The Aussie rider changed her coach over the off season and her new regime seems to have given her the extra edge over her competitors that turned her from a podium regular to the rider to beat. With the races now coming thick and fast, including Nove Mesto in 6 days' time, her competitors will have to find some extra pace quickly to contend with her new found form.



4. The Next Generation are Making Themselves Known

Well ahead of the rest Martin Vidaurre Kossmann charges towards the finish.

On Saturday, we saw another pair of back-to-back victories as Line Burquier and Martin Viadurre backed up their incredible performances in Brazil with another pair of solo victories. Just like Lecomte, Pidcock and Mitterwallner before them, they look to be the picks of the current U23 field.

Viadurre is Chile and South America’s first-ever mountain bike XCO world champion following his U23 success last year and Burquier is winning U23 races despite only turning 19 on Saturday. It's likely we'll see them challenging in the elite ranks next year.



5. Like it or Not, Headset Cable Routing is Incoming

Mathias Flueckiger looking for every and any millimeter of front end drop.

One big tech trend we noticed this weekend was the continuing rise of headset cable routing. It's an idea that comes from the road world where flapping cables are an aero disaster. It's no surprise that World Cup XC riders are looking for the same marginal gains as their skinny tired siblings and recently we've seen the feature on the prototype Canyon Lux and bikes from Bixs and Thomus in our Tech Randoms.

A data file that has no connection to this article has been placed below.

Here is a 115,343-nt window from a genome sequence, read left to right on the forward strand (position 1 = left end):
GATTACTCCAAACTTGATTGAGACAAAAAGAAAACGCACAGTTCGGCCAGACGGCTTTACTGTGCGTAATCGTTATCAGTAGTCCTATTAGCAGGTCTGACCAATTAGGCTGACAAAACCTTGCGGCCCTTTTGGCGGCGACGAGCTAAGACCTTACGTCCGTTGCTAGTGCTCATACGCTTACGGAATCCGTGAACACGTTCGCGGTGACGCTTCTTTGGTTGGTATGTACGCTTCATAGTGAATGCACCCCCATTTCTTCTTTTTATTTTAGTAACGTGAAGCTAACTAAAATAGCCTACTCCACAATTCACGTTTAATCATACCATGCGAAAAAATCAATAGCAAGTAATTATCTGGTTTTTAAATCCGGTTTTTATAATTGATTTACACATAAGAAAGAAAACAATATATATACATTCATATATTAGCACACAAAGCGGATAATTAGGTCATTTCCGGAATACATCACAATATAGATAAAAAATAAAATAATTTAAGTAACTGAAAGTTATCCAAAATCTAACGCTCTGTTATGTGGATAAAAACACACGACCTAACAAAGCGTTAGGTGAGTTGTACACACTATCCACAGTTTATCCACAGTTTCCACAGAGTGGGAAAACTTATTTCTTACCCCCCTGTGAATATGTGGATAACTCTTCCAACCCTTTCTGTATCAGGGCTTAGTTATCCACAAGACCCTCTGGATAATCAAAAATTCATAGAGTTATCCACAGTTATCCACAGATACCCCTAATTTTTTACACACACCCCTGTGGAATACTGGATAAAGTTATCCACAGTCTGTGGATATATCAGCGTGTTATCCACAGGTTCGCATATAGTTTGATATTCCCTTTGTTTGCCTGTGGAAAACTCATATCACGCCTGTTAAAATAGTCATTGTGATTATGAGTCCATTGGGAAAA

119 Comments

  • 263 4
 What if, here me out, we stopped headset routing before it “became a thing”?
  • 81 1
 Can one of the 11 Outside websites do some investigation as to why product managers/designers/engineers are doing this to mtbs? I’m genuinely curious to what is the driving force because it seems the consensus amongst actual riders is “no”
  • 70 1
 I currently have 3 bikes with this, I wish they did not, I do not like it-at all. Signed, former world cup tour race mechanic.
  • 26 1
 @gregs22: what’s cheaper to produce- design your carbon layup around small holes in the frame and take extra steps to lay the carbon around them or in the case of aluminum need to machine in the ports or select one of these water ingress abominations from an oem catalog?
  • 15 1
 I think what really tells us what we need to know is there's a ziptie making sure it's going in the right direction...more aero, MORE ZIPTIES
  • 6 0
 How much does routing cables through the headset increase contamination from the elements?
  • 11 1
 You mean like sending a terminator back in time?
  • 41 0
 @down0050: big zip tie is probably behind all this madness
  • 35 1